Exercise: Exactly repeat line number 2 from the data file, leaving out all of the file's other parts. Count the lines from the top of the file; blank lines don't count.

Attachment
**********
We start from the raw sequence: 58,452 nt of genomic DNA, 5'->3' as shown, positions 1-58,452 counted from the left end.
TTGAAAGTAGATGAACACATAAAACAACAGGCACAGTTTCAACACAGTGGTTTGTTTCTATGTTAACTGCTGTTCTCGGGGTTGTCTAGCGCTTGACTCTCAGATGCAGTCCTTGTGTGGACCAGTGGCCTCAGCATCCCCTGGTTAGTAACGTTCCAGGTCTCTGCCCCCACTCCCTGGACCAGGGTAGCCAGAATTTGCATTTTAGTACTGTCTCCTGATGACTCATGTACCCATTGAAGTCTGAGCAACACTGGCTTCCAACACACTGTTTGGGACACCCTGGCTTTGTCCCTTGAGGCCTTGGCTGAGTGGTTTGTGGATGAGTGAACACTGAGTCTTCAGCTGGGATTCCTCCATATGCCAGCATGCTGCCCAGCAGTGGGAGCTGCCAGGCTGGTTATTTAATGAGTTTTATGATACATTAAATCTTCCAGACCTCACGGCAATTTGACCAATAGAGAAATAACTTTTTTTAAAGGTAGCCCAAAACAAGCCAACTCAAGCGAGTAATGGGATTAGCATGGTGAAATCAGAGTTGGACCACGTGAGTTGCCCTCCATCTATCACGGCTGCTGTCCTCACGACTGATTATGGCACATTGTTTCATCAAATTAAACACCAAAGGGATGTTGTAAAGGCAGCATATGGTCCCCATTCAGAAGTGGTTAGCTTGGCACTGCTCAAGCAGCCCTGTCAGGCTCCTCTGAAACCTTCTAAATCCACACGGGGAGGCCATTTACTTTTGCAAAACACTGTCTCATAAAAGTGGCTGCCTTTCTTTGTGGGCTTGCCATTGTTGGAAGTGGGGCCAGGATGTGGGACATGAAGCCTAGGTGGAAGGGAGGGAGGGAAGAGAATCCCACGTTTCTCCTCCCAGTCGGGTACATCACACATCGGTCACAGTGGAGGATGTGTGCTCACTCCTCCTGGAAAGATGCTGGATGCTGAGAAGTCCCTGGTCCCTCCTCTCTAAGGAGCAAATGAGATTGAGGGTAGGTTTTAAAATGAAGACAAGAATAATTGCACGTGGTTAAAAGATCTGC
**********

TTGAAAGTAGATGAACACATAAAACAACAGGCACAGTTTCAACACAGTGGTTTGTTTCTATGTTAACTGCTGTTCTCGGGGTTGTCTAGCGCTTGACTCTCAGATGCAGTCCTTGTGTGGACCAGTGGCCTCAGCATCCCCTGGTTAGTAACGTTCCAGGTCTCTGCCCCCACTCCCTGGACCAGGGTAGCCAGAATTTGCATTTTAGTACTGTCTCCTGATGACTCATGTACCCATTGAAGTCTGAGCAACACTGGCTTCCAACACACTGTTTGGGACACCCTGGCTTTGTCCCTTGAGGCCTTGGCTGAGTGGTTTGTGGATGAGTGAACACTGAGTCTTCAGCTGGGATTCCTCCATATGCCAGCATGCTGCCCAGCAGTGGGAGCTGCCAGGCTGGTTATTTAATGAGTTTTATGATACATTAAATCTTCCAGACCTCACGGCAATTTGACCAATAGAGAAATAACTTTTTTTAAAGGTAGCCCAAAACAAGCCAACTCAAGCGAGTAATGGGATTAGCATGGTGAAATCAGAGTTGGACCACGTGAGTTGCCCTCCATCTATCACGGCTGCTGTCCTCACGACTGATTATGGCACATTGTTTCATCAAATTAAACACCAAAGGGATGTTGTAAAGGCAGCATATGGTCCCCATTCAGAAGTGGTTAGCTTGGCACTGCTCAAGCAGCCCTGTCAGGCTCCTCTGAAACCTTCTAAATCCACACGGGGAGGCCATTTACTTTTGCAAAACACTGTCTCATAAAAGTGGCTGCCTTTCTTTGTGGGCTTGCCATTGTTGGAAGTGGGGCCAGGATGTGGGACATGAAGCCTAGGTGGAAGGGAGGGAGGGAAGAGAATCCCACGTTTCTCCTCCCAGTCGGGTACATCACACATCGGTCACAGTGGAGGATGTGTGCTCACTCCTCCTGGAAAGATGCTGGATGCTGAGAAGTCCCTGGTCCCTCCTCTCTAAGGAGCAAATGAGATTGAGGGTAGGTTTTAAAATGAAGACAAGAATAATTGCACGTGGTTAAAAGATCTGC